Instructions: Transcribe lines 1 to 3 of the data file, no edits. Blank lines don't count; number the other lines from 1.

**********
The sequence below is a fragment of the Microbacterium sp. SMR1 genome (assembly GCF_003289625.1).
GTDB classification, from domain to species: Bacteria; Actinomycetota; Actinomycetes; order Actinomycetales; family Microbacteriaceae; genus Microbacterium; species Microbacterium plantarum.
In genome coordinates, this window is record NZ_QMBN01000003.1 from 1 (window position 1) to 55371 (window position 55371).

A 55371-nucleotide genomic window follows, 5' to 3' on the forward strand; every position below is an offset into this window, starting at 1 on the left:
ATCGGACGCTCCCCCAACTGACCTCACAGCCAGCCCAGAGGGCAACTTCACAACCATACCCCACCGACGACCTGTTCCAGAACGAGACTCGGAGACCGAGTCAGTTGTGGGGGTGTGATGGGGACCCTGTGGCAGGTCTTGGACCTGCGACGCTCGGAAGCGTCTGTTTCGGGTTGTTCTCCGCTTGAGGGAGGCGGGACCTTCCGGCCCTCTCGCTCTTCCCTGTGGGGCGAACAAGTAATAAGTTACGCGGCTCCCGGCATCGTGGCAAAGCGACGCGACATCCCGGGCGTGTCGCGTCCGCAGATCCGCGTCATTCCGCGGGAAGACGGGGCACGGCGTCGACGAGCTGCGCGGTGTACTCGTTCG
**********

The sequence below is a fragment of the Microbacterium sp. SMR1 genome (assembly GCF_003289625.1).
GTDB classification, from domain to species: Bacteria; Actinomycetota; Actinomycetes; order Actinomycetales; family Microbacteriaceae; genus Microbacterium; species Microbacterium plantarum.
In genome coordinates, this window is record NZ_QMBN01000003.1 from 1 (window position 1) to 55371 (window position 55371).